Common Security

"Common security" is increasingly accepted as the over-riding principle for international security in the post-Cold War era. In the face of the changing character of security threats, it is the new strategic imperative. While "common security" - despite having several foundations in general international law - cannot yet be regarded as a mandatory legal principle, the enhanced "common interest" obligations of the Outer Space Treaty render the pursuit of cooperative/common security in outer space a legal obligation in the implementation of the peaceful purpose standard in the use of the common space in the interest of all states and of humankind as a whole.

The Joint US-Russian Declaration adopted at the Summit of May 23-24, 2002 contained undertakings by both sides to far-reaching cooperation to meet common security challenges, in particular with regard to questions related to the national missile defence issue. In effect, both powers - having overcome the Cold War - agreed to embark on a cooperative strategic transition towards common security. Without such a cooperative approach and without an adequate multilateral framework safeguarding the security interests of the international community with regard to the use of outer space, the legal principle of the peaceful use of outer space risks loosing its practical relevance as a limitation of military uses of extraterrestrial space in view of de facto developments.

According to the US National Missile Defense Act of 1997 the objective of space-based missile defence is to protect against unauthorised nuclear attacks and against limited nuclear attacks of so-called 'rogue states'. Such an objective could not be achieved without causing an arms race in space and stimulating nuclear proliferation on Earth, unless it were implemented in the framework of a cooperative security regime for outer space.

The adequate concretisation of the peaceful purpose standard and the mankind clause in the Outer Space Treaty as applied to the security field would thus be the negotiation of a multilateral "Treaty on Common Security in Outer Space" (CSO-Treaty). Such a treaty would lay the groundwork for a "cooperative strategic transition" towards rendering nuclear deterrence obsolete, thus replacing "Mutual Assured Destruction" by "Mutual Assured Security" and adopting "strategic reassurance measures" which would keep outer space free of weapons and allow for an active nonproliferation policy of the international community. The main elements of such a CSO Treaty can be categorised as follows:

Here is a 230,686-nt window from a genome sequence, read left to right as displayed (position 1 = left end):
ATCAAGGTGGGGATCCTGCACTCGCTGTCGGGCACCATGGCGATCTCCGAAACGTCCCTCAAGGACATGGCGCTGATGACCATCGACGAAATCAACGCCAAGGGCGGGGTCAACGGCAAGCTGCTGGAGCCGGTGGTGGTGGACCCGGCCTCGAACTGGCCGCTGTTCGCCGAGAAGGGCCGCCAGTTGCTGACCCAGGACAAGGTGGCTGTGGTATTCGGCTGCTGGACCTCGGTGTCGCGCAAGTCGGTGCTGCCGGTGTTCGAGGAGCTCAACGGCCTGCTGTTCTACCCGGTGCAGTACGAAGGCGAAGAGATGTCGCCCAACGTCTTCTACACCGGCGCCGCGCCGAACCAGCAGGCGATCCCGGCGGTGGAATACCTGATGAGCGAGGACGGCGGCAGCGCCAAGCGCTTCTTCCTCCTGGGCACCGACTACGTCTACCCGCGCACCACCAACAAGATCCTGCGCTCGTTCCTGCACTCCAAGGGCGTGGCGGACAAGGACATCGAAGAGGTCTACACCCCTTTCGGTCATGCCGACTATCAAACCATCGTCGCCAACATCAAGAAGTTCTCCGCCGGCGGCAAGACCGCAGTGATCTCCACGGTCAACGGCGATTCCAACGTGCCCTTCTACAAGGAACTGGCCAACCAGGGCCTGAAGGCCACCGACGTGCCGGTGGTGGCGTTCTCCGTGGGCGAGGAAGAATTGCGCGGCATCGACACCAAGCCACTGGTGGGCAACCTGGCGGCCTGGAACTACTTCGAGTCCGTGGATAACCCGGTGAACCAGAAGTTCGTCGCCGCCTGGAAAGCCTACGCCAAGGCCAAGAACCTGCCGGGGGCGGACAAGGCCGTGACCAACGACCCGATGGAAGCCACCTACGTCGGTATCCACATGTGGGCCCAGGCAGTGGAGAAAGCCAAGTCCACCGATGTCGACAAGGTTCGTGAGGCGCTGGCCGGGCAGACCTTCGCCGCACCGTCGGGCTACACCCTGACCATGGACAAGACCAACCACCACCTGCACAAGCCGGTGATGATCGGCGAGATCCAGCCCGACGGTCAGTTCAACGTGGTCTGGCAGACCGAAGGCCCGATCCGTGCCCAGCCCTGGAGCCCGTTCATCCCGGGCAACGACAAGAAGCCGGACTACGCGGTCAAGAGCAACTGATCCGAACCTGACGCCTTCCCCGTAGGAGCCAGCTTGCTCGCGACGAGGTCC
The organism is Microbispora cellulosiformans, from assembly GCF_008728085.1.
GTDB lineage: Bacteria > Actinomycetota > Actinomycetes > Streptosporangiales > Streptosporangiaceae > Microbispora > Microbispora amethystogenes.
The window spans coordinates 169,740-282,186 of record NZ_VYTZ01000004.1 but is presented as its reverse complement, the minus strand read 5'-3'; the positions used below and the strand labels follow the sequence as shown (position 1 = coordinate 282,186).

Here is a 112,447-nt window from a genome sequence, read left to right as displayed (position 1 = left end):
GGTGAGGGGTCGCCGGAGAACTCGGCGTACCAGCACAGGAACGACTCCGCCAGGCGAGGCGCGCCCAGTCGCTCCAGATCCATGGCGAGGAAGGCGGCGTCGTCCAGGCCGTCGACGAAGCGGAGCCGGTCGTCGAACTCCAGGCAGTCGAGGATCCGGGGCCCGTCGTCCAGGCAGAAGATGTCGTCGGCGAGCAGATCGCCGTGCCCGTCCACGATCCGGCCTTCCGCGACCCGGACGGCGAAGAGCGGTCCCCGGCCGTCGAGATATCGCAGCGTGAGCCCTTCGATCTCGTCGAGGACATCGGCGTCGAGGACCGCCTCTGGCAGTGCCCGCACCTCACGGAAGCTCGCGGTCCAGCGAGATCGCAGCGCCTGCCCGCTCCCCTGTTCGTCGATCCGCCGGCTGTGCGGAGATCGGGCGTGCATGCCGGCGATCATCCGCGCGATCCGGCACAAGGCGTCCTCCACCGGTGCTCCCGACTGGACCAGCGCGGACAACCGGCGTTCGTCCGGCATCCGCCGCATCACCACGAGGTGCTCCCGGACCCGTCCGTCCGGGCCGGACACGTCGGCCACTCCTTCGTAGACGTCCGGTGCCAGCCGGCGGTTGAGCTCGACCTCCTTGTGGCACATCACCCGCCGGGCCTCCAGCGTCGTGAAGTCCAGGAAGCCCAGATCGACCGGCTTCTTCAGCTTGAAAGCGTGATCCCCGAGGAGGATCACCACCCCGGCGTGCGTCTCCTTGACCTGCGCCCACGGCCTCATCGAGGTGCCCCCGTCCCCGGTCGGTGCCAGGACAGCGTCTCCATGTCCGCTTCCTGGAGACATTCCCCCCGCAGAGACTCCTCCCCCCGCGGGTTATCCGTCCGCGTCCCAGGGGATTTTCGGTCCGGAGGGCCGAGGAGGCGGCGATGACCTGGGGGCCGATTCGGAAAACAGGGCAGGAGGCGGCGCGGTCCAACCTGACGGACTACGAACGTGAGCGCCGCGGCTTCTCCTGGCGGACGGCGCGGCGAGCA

1. Principles of cooperative security in outer space:

  • Transparency and confidence-building;
  • Defensive force configuration;
  • Nonproliferation and disarmament;
  • Protection against unauthorised and accidental missile attacks and attacks in violation of non-proliferation regimes.

2. Prohibition of active military uses of destructive effect in outer space.

3. Destruction of existing ASAT systems.

4. Confidence-building measures.

5. Protective regime for civil space objects and passive military uses of a non-destructive nature in outer space.

6. Implementation, monitoring and verification by an International Satellite Monitoring Agency.

7. Codification of further legal standards for the peaceful uses of outer space.

Having overcome the East-West confrontation, the international community should not fall behind the peaceful purpose standards in the use of outer space that were respected by both major space powers even at the height of the Cold War. In a commendably far-sighted manner, the Outer Space Treaty, with its mankind clause and the peaceful purpose standard, laid the foundation for the establishment of a regime of common security in outer space. It did so in order to prevent the transgression towards active military uses of destructive effect in outer space and to secure a Pax cosmica in the common space.

* Unless otherwise stated, articles refer to the 1967 Treaty on Principles Governing the Activities of States in the Exploration and Use of Outer Space, Including the Moon and Other Celestial Bodies.Outer Space Treaty, usually known as the Outer Space Treaty.

This review summarises the main arguments from Dr Detlev Wolter's book "Common Security in Outer Space and International Law", published by UNIDIR, Geneva in late 2005. []. Dr Wolter has been a career diplomat in the German Foreign Service since 1987 and is currently Head of Dvision, EU Policy and Law, State Chancellery Brandenburg. In 2003 Dr Wolter became Political Counsellor at the Permanent Mission of Germany to the United Nations in New York. He served as Chair of the Group of Interested States in Practical Disarmament from 2004 and was Vice-President of the First Committee of the UN General Assembly in 2005. The book and this article express the author's personal views. The German edition of Common Security in Outer Space and International Law was awarded the prestigious Helmuth James von Moltke Prize by the German Society for Military Law and International Humanitarian Law in 2005.